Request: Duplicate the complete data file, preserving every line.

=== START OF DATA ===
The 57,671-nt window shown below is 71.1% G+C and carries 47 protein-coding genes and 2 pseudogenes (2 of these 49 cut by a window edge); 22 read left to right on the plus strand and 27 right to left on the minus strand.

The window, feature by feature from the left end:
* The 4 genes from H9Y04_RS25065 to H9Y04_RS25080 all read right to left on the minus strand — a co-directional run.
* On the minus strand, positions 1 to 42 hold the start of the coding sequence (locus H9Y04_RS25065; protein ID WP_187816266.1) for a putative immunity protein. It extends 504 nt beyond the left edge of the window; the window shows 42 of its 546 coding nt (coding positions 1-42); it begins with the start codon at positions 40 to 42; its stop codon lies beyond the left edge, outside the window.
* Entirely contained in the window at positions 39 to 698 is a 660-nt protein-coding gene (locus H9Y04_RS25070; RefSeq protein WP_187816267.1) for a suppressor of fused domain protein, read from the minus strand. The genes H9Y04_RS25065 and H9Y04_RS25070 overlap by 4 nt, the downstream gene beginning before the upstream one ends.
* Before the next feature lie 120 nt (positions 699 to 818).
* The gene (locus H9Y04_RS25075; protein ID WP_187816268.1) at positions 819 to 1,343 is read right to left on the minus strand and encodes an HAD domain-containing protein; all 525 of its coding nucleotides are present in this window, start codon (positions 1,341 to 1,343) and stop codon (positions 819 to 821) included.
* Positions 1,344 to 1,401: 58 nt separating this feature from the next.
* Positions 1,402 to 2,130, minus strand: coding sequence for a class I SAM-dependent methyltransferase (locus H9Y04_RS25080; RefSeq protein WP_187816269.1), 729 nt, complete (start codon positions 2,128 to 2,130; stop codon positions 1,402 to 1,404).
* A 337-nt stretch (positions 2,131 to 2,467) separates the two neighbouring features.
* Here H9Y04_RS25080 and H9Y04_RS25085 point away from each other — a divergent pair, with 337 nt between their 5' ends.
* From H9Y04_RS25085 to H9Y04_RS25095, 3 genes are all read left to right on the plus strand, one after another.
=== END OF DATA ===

The 57,671-nt window shown below is 71.1% G+C and carries 47 protein-coding genes and 2 pseudogenes (2 of these 49 cut by a window edge); 22 read left to right on the plus strand and 27 right to left on the minus strand.

The window, feature by feature from the left end:
* The 4 genes from H9Y04_RS25065 to H9Y04_RS25080 all read right to left on the minus strand — a co-directional run.
* On the minus strand, positions 1 to 42 hold the start of the coding sequence (locus H9Y04_RS25065; protein ID WP_187816266.1) for a putative immunity protein. It extends 504 nt beyond the left edge of the window; the window shows 42 of its 546 coding nt (coding positions 1-42); it begins with the start codon at positions 40 to 42; its stop codon lies beyond the left edge, outside the window.
* Entirely contained in the window at positions 39 to 698 is a 660-nt protein-coding gene (locus H9Y04_RS25070; RefSeq protein WP_187816267.1) for a suppressor of fused domain protein, read from the minus strand. The genes H9Y04_RS25065 and H9Y04_RS25070 overlap by 4 nt, the downstream gene beginning before the upstream one ends.
* Before the next feature lie 120 nt (positions 699 to 818).
* The gene (locus H9Y04_RS25075; protein ID WP_187816268.1) at positions 819 to 1,343 is read right to left on the minus strand and encodes an HAD domain-containing protein; all 525 of its coding nucleotides are present in this window, start codon (positions 1,341 to 1,343) and stop codon (positions 819 to 821) included.
* Positions 1,344 to 1,401: 58 nt separating this feature from the next.
* Positions 1,402 to 2,130, minus strand: coding sequence for a class I SAM-dependent methyltransferase (locus H9Y04_RS25080; RefSeq protein WP_187816269.1), 729 nt, complete (start codon positions 2,128 to 2,130; stop codon positions 1,402 to 1,404).
* A 337-nt stretch (positions 2,131 to 2,467) separates the two neighbouring features.
* Here H9Y04_RS25080 and H9Y04_RS25085 point away from each other — a divergent pair, with 337 nt between their 5' ends.
* From H9Y04_RS25085 to H9Y04_RS25095, 3 genes are all read left to right on the plus strand, one after another.